Markandeya Katju’s charges prove need for judicial transparency
Writing in his seminal book Hind Swaraj, Mahatma Gandhi stated something with an alarming degree of prescience. He wrote:
“Parliament is without a real master. Under the Prime Minister, its movement is not steady but is buffeted about like a prostitute. The Prime Minister is more concerned about his power than about the welfare of Parliament. His energy is concentrated upon securing the success of his party. If they [Prime Ministers] are to be considered honest because they do not take what are generally known as bribes, let them be so considered, but they are open to subtler influences. In order to gain their ends, they certainly bribe people with honours. I do not hesitate to say that they have neither real honesty nor a living conscience.”
This was written in the 1920s when Gandhi dwelled on the appropriateness of the Westminster model of Parliament in a country like India. Admittedly, Gandhi was being rather uncharitable to that model which, though not without its limitations, has worked well in England (and later in our country).
Forward to the decade of 2004-2014, however, Gandhi’s uncharitable thoughts get endorsement with episode after episode of how former Prime Minister Manmohan Singh has let “subtler influences” supersede his conscience. The latest report that helps Manmohan Singh and the UPA to prove Gandhi correct is the ‘Secret PMO Note’ first published by The Times of India.
This note reveals how, despite the then SC collegium unanimously deciding not to extend the period of an additional judge in Madras HC due to an IB report spelling out instances of corruption by that judge, the PMO wrote a note which directed clarifications be sought by the Law Ministry on why the name of that judge had not been recommended. The note also said that the proposal for recommending that judge be resubmitted to the collegium with clarification.
Shortly thereafter, the then CJI Justice Lahoti, although affirming that the collegium’s opinion was clear, allowed an extension of term for that judge to be given for a reasonable time in view of “the sensitivity in the perception of the Government”. Subsequent CJIs who headed the SC collegium gave the judge an extension of term and the judge was later confirmed as a permanent judge although transferred to another State.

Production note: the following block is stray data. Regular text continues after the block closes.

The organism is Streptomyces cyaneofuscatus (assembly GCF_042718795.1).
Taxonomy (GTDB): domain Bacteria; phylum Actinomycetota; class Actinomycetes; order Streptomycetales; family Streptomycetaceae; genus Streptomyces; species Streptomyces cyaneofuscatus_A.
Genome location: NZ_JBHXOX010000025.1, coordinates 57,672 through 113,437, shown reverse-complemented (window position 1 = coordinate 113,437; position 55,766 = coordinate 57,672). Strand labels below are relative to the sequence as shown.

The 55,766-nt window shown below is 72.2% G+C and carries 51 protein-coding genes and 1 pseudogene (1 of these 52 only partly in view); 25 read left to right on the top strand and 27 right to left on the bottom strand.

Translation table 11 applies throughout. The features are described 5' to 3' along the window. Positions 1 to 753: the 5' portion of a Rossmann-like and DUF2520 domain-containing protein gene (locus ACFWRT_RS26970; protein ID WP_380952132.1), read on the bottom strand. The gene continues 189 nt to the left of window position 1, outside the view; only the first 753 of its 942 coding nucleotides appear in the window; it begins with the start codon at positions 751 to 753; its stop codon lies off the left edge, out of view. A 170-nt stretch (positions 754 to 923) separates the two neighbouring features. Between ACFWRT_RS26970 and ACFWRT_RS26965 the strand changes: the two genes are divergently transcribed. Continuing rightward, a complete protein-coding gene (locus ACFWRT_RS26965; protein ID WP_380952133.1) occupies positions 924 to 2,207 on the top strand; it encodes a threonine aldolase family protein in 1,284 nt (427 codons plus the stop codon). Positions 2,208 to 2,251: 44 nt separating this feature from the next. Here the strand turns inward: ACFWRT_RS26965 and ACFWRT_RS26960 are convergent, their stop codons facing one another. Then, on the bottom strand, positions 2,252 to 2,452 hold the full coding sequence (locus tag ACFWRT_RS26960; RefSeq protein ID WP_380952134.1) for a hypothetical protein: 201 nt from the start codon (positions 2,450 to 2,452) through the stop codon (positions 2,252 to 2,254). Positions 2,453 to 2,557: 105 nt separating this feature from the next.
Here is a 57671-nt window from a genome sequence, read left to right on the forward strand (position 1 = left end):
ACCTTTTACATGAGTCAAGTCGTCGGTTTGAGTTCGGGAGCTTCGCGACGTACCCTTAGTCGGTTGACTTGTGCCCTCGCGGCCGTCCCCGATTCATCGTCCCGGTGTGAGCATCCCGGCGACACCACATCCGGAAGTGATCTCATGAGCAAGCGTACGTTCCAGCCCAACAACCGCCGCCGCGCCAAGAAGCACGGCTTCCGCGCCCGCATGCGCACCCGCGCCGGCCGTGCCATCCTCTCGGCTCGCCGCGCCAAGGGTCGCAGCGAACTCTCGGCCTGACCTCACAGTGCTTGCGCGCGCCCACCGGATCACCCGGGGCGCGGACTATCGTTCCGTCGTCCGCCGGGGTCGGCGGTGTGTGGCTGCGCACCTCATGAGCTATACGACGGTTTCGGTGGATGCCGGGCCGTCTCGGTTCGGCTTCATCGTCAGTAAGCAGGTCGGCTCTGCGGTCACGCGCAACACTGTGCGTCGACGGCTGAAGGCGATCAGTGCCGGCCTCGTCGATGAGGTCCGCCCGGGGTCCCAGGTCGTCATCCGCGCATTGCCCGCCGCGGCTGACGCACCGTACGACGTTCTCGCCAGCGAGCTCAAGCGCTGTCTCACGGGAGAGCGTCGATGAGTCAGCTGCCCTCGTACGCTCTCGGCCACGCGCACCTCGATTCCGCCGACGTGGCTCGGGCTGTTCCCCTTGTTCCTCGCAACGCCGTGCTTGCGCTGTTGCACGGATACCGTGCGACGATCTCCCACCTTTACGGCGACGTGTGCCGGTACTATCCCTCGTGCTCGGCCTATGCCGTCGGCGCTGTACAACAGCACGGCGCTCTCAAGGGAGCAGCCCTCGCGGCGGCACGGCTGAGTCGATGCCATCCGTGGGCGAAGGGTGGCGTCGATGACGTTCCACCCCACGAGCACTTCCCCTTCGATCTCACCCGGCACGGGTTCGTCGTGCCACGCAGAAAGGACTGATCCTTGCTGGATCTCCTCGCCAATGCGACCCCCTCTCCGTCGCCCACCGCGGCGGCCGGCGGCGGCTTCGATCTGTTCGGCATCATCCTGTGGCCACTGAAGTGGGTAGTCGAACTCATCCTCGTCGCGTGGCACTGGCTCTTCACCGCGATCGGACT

There have been charges that direct intervention by Manmohan Singh’s office was due to the fact that UPA’s ally from Tamil Nadu expressed displeasure and even threatened to quit the coalition if the judge in question was not given an extension. Justice Katju’s recent blogs on this endorse these charges to some extent.
That this entire sequence of events reveals how Manmohan Singh was willing to discard serious reports outlining corruption charges against an individual whose extension as a judge in a high court was in question is obvious.
The note, although innocuously worded, had the impact of changing the mind of the then Chief Justice of India. Subsequent two CJIs also played along giving Manmohan Singh one less reason to worry about the survival of his Government if the charges are true. The myth of independence being touted around of late is shattered when such an incident surfaces. Quite obviously, the collegium could not exercise its final say on whether the judge in question got an extension.
There have been false parallels drawn between this incident and the Modi Government’s dealing of Gopal Subramaniam’s elevation to the SC.
Firstly, the collegium could always have disregarded Modi Government’s objections had Subramaniam not withdrawn his consent for elevation – the final ball was in the collegium’s court. Secondly, this was a case of Modi Government raising objection against appointing someone as SC judge. The UPA, on the other hand, was eager for extending someone’s term as judge. In cases where there is even an iota of doubt, it is always safe to follow the principle that Caesar’s wife must be above suspicion.
Indeed, even as a fallout of the Gopal Subramaniam episode, the lack of transparency has been a key concern with how judges who decide the law of the land are appointed. The Gujarat HC Chief Justice has been consistently overlooked for elevation to the SC because, as he alleges, he opposed HC judgeship for former CJI Altamas Kabir’s sister.
As someone jokingly remarked on social media, the only thing more opaque and secretive than our collegium system is the papal conclave.
It is time this system of appointment is taken away from the absolute control of the judiciary (which, as is evidenced, is not always absolute) to a commission in which concerns of all three pillars of our democracy have a co-equal role to play and in which maximum transparency is the rule.